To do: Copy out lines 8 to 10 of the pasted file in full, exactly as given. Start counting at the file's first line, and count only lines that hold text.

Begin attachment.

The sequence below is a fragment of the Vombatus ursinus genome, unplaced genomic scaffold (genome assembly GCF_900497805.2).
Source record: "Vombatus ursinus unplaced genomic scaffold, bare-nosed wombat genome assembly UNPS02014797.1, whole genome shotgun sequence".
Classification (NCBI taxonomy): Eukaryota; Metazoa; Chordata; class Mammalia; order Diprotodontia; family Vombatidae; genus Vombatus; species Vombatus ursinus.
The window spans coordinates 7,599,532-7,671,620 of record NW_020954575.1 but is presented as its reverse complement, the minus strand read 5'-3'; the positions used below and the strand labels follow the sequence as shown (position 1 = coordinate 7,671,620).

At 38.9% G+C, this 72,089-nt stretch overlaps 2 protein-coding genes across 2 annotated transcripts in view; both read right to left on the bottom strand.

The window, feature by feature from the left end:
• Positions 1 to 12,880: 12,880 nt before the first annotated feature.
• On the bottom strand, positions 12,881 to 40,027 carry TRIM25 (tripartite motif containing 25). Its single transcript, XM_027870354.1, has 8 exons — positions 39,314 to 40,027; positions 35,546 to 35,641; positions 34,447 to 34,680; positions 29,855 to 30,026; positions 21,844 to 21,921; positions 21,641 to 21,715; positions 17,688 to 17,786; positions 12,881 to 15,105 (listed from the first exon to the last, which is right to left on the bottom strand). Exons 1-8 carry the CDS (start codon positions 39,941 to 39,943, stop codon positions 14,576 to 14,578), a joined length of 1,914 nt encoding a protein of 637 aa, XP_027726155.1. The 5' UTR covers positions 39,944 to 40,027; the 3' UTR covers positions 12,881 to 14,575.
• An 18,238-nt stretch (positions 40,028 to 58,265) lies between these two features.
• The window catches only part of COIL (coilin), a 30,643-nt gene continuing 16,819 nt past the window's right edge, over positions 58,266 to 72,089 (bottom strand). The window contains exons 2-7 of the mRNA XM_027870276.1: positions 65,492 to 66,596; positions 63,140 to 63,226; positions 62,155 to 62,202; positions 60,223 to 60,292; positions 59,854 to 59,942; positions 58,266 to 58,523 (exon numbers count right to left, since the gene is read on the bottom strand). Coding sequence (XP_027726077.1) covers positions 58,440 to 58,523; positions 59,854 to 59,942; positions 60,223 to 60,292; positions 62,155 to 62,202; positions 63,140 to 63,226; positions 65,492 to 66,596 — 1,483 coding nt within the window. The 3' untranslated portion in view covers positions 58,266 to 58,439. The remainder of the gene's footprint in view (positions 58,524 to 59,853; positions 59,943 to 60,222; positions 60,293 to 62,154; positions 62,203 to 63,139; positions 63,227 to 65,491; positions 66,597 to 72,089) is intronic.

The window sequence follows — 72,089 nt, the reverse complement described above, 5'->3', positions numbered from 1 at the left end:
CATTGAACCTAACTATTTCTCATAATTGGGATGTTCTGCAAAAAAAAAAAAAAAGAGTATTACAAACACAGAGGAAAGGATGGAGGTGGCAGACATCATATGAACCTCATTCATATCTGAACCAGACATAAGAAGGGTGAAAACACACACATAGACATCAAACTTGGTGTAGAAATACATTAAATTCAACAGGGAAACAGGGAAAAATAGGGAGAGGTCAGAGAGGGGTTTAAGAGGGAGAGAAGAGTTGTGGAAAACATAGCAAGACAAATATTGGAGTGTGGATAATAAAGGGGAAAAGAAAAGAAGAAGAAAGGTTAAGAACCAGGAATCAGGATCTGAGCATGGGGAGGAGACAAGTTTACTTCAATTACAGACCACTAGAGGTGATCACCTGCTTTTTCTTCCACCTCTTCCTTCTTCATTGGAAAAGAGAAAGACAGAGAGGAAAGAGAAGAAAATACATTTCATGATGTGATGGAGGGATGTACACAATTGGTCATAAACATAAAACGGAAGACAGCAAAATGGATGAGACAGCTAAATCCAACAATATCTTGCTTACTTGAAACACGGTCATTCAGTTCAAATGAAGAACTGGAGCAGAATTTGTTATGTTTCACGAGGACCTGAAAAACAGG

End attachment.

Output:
• On the bottom strand, positions 12,881 to 40,027 carry TRIM25 (tripartite motif containing 25). Its single transcript, XM_027870354.1, has 8 exons — positions 39,314 to 40,027; positions 35,546 to 35,641; positions 34,447 to 34,680; positions 29,855 to 30,026; positions 21,844 to 21,921; positions 21,641 to 21,715; positions 17,688 to 17,786; positions 12,881 to 15,105 (listed from the first exon to the last, which is right to left on the bottom strand). Exons 1-8 carry the CDS (start codon positions 39,941 to 39,943, stop codon positions 14,576 to 14,578), a joined length of 1,914 nt encoding a protein of 637 aa, XP_027726155.1. The 5' UTR covers positions 39,944 to 40,027; the 3' UTR covers positions 12,881 to 14,575.
• An 18,238-nt stretch (positions 40,028 to 58,265) lies between these two features.
• The window catches only part of COIL (coilin), a 30,643-nt gene continuing 16,819 nt past the window's right edge, over positions 58,266 to 72,089 (bottom strand). The window contains exons 2-7 of the mRNA XM_027870276.1: positions 65,492 to 66,596; positions 63,140 to 63,226; positions 62,155 to 62,202; positions 60,223 to 60,292; positions 59,854 to 59,942; positions 58,266 to 58,523 (exon numbers count right to left, since the gene is read on the bottom strand). Coding sequence (XP_027726077.1) covers positions 58,440 to 58,523; positions 59,854 to 59,942; positions 60,223 to 60,292; positions 62,155 to 62,202; positions 63,140 to 63,226; positions 65,492 to 66,596 — 1,483 coding nt within the window. The 3' untranslated portion in view covers positions 58,266 to 58,439. The remainder of the gene's footprint in view (positions 58,524 to 59,853; positions 59,943 to 60,222; positions 60,293 to 62,154; positions 62,203 to 63,139; positions 63,227 to 65,491; positions 66,597 to 72,089) is intronic.